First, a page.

Fenerbahce fans revolt
Alex has been explaining how his eight-year spell at Fenerbahçe came to an end after a brief meeting with the club President, Aziz Yildirim, which lasted just three minutes.
The 35-year old Brazilian playmaker had fallen out of favour with the coach Aykut Kocaman, and things came to a head after the 2-0 defeat this weekend against Kasimpasa.
“I walked into the president’s office at 16:15 and left at 16:18,” Alex said. “Eight years at the club and he decided everything in just three minutes.
“On Monday, when I got to training, I was called by the coach into his office and he told me that I was removed from the first team. I argued that, for an athlete to be removed it has to be because of a disciplinary reason.
“The coach gave me the following explanation: “I am the coach and the leader of the team, but you’re big and strong.” said Alex.
There has been unsubstantiated speculation that Kocaman wanted rid of the Brazilian because Alex was close to taking over from Kocaman as the clubs leading goalscorer. At the time of his departure, with 136 goals to his name, Alex was just five goals short of Kocaman’s tally.
A player leaving a football club is hardly front page news, but when an iconic player leaves a club just a fortnight after their supporters had unveiled a statue in his honour, it becomes so.
The decision has not gone down well with the Fenerbahçe supporters, who protested by burning banners depicting the image of the club’s President’s, Aziz Yıldırım. It wasn’t so long ago that many of these same fans were campaigning on behalf of Yildrim while he languished in jail last year awaiting trial on match-fixing charges.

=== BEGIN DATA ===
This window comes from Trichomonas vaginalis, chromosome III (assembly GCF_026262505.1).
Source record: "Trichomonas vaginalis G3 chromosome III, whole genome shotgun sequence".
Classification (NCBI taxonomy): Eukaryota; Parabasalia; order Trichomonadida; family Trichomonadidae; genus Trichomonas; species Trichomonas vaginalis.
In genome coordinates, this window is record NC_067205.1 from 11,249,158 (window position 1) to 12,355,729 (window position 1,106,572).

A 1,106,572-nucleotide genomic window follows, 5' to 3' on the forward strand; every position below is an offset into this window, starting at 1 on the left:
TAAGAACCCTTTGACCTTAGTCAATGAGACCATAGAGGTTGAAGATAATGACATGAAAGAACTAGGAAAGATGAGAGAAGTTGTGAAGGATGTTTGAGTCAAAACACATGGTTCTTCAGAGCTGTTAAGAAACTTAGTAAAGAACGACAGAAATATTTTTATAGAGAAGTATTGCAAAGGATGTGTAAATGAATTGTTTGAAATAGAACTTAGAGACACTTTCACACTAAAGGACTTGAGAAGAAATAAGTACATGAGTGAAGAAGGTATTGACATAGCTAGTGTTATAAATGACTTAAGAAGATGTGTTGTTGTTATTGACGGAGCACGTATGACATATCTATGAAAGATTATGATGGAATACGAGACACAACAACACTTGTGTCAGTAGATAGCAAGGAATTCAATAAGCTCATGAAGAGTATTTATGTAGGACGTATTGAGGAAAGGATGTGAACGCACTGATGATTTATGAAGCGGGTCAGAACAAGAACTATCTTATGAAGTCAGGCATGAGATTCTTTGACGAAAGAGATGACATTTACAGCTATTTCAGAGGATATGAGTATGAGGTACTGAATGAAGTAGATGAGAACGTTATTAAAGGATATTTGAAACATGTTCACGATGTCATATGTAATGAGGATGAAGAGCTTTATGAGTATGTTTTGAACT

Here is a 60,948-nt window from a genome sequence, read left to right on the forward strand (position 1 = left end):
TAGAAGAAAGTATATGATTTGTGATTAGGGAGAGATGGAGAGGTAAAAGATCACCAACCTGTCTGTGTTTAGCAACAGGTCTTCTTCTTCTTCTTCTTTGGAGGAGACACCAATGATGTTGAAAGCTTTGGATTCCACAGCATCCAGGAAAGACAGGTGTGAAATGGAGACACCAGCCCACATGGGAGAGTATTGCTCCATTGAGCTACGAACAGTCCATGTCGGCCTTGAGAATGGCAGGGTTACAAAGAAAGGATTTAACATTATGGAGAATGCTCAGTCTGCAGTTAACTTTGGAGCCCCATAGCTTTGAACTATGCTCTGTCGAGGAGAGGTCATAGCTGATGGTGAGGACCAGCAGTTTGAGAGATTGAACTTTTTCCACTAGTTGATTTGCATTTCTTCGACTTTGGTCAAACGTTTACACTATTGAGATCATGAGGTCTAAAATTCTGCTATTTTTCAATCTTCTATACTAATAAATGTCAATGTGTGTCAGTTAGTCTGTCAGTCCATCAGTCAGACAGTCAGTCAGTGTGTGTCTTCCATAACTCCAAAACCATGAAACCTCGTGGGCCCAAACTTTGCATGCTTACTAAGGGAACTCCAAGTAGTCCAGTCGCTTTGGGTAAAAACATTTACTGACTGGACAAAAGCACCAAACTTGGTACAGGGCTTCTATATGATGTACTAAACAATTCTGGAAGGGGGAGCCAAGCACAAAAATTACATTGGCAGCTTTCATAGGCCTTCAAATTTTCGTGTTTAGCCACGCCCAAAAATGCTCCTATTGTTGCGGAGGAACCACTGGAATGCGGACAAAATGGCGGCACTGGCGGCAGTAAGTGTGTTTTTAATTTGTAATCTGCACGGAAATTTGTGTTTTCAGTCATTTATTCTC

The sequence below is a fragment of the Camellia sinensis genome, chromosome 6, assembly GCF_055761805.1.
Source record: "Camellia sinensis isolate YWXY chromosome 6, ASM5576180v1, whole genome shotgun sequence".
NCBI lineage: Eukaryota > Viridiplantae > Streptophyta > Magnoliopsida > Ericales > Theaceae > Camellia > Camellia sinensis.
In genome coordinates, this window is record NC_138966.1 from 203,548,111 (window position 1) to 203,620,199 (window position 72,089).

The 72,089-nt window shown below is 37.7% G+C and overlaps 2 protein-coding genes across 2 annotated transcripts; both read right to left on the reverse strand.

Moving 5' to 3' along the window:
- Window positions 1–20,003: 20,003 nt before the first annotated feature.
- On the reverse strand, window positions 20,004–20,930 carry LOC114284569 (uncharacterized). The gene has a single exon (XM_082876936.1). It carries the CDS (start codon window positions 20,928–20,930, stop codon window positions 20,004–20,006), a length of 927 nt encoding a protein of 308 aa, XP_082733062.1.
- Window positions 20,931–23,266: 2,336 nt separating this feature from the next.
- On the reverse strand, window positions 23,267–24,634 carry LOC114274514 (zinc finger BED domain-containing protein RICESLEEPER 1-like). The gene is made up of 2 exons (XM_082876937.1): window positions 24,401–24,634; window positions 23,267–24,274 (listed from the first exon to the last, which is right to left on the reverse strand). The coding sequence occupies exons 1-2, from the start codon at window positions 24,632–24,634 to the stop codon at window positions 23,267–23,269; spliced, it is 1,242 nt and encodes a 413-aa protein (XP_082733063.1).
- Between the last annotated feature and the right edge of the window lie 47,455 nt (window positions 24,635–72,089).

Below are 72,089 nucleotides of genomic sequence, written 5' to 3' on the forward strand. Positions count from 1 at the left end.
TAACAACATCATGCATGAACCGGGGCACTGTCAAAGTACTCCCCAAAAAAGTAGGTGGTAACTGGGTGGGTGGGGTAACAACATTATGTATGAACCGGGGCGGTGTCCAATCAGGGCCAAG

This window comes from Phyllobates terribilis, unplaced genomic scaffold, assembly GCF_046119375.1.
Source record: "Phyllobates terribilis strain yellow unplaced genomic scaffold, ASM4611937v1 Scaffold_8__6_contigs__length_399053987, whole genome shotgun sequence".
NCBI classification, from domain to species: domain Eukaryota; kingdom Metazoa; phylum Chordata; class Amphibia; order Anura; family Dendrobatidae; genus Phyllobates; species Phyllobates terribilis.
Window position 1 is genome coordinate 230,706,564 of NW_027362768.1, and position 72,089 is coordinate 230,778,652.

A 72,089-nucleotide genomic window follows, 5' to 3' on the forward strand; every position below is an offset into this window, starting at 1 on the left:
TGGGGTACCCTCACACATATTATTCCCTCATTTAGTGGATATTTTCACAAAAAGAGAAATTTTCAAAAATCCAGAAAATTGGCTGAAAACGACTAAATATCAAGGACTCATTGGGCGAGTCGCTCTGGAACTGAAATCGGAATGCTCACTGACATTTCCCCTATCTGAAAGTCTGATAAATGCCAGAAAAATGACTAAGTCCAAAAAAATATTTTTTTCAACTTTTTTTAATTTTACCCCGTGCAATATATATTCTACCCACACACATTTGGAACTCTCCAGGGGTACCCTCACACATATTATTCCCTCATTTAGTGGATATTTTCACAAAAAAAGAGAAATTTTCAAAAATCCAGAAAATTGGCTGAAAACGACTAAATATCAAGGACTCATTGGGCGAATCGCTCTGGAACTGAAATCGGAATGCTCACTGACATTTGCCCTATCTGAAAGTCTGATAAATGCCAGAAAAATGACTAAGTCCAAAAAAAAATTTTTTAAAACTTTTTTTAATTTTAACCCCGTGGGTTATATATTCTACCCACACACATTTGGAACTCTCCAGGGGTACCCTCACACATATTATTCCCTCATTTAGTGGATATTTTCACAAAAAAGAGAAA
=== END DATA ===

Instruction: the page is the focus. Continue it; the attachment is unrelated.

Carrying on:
A chant ‘We will betray those who betray Alex’ could be heard outside the Brazilian player’s house yesterday.
The extent of Alex’s popularity should not be underestimated. The original tweet he sent announcing his departure from Fener was retweeted 53,000 times – a record for Turkey!
French civil war
New national coach, same old row, as Didier Deschamps becomes the latest France manager to discover that when it comes to loyalties, Arsene Wenger is a club man first, and a country man a distant second.
Wenger was heavily critical of Deschamps decision to include Abou Diaby in the team to play Finland so soon after his return from a lengthy injury lay-off.
“I have repeatedly said that if France wanted Diaby against Spain (16 October in Madrid ), they would not have taken him to Finland,” Wenger added. “They could call it, but do not play.
“The boy had been missing for a year, and played the last four or five games. You have a break and he needed two weeks to fully recover. It was a mistake to play in France team.”
The comments prompted a response from former France coach Raymond Domenech, who had his fair share of run-ins with Wenger during his turbulent 6 years in charge.
Domenech tweeted: “Be brave, Dédé [Didier Deschamps], we all know Arsène’s views regarding national team team selections. You are the boss!”
Given Domenech’s singular unpopularity within France, it’s unclear whether Deschamps would actually welcome his intervention.
See Naples and die
Napoli have come under suspicion after the country’s Finance Police raided the club to seize documents involving the buying and selling of players and relations with agents.
According to the ANSA news agency, police were acting on a mandate from the public prosecutor in Naples.
Police also carried out searches at the offices of the Italian football federation (FIGC) in Rome.
A FIGC spokesman told AFP: “The police requested copies of contracts between agents, the players and the club and we obliged. That is all we can say on the matter.”